“Generally at this age, night sleep lasts about six to eight hours, plus a shorter second chunk of sleep. The rest of the sleep time is during naps,” Dr. Shah says. “Some kids at this age will take one nap. Some will take two or three. We see a wide variation in real life. That’s OK, as long as they’re happy, healthy and getting to that total number of hours.”
Also, around 6 to 12 months old, most babies don’t need to be fed at night, unless they have a medical condition that makes it necessary. As long as your baby is healthy, you can start to wean them from nighttime feeding at this age.
Toddlers (12 to 24 months)
Recommended sleep duration: 11 to 14 hours, including naps
As your toddler starts walking and talking, their sleep needs will change some more. Toddlers are likely to start taking fewer naps or shorter naps — likely just one per day — and catching more ZZZs during the night.
Many children this age cling tightly to routine. Establishing gentle but firm boundaries, consistent routines and positive reinforcement around sleep at this age will help them get the sleep they need, Dr. Shah says.
Preschoolers (3 to 5 years)
Recommended sleep duration: 10 to 13 hours, may include a nap
Around this time, your child will likely start to drop that afternoon nap. During this transition, most families find that cutting out naps is a gradual process.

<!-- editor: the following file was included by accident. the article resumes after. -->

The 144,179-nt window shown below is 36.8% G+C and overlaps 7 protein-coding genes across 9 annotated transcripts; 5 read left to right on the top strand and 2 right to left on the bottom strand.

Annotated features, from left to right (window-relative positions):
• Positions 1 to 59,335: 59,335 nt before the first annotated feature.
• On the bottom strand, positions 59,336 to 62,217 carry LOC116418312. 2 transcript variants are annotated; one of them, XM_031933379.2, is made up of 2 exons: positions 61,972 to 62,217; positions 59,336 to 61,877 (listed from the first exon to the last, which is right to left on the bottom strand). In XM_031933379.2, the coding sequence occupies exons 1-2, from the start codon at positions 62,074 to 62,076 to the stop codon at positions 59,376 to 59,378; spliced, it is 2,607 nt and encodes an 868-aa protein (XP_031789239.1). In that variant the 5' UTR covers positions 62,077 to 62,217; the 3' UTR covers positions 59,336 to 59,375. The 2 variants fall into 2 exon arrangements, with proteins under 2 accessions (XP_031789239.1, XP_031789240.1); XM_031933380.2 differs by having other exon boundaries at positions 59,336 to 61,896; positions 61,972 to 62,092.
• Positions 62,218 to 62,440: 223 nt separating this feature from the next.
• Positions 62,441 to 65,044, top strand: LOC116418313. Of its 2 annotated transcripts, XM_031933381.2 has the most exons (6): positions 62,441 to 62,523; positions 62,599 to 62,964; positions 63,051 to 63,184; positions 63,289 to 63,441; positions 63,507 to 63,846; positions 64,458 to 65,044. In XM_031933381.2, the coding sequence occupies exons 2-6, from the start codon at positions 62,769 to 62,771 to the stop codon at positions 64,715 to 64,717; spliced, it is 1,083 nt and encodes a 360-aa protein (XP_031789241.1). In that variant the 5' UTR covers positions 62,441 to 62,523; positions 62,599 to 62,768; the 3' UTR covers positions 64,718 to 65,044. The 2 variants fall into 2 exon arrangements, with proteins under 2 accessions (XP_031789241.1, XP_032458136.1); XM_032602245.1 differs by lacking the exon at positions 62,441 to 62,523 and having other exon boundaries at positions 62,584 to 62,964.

“Between around 3 and 5 — and sometimes a little bit earlier — naps start fading away, so most of their sleep starts going to nighttime,” Dr. Shah says. “Naps can become infrequent at this age. They may nap on alternate days, or sometimes, they’ll nap for a few days but not on other days. During this transition, even if the child doesn’t nap, it’s a good idea to have them take some quiet time in the afternoon to relax and recharge.”
If your child isn’t napping, remember that may mean pushing bedtime a little earlier to make up for missed naps.
School-aged kids (6 to 12 years)
Recommended sleep duration: 9 to 12 hours
When your child starts going to school, their No. 1 job is to learn. Getting sufficient sleep will go a long way toward keeping them engaged during their classes.
“Kids who aren’t getting enough sleep are more likely to have problems concentrating and behaving appropriately at school,” Dr. Shah states. “Insufficient sleep can affect them in ways that make them fall behind their peers in their classroom performance or in sports or other extracurricular activities.”
Teenagers (13 to 18 years)
Recommended sleep duration: 8 to 10 hours
Teenagers have a lot of demands on their time. Between school, work, extracurricular activities, homework and keeping up with their social calendars, sleep can very easily get pushed to the side. For these reasons and more, Dr. Shah says it’s very common that teens aren’t getting enough sleep.
“Often, I hear teenagers say they feel tired all day but they can’t get enough sleep because they’re super busy. It’s a vicious cycle, though, because often you may be slower because you’re not sleeping enough,” he adds. “So, making time for sleep is really important.”
And as your teenager takes the wheel, a sleep-deprived new driver is a serious cause for concern.
Sleep is one of the most basic of all human experiences. We all need it. And helping your children get enough of it is important to keep them going about their business of learning and growing.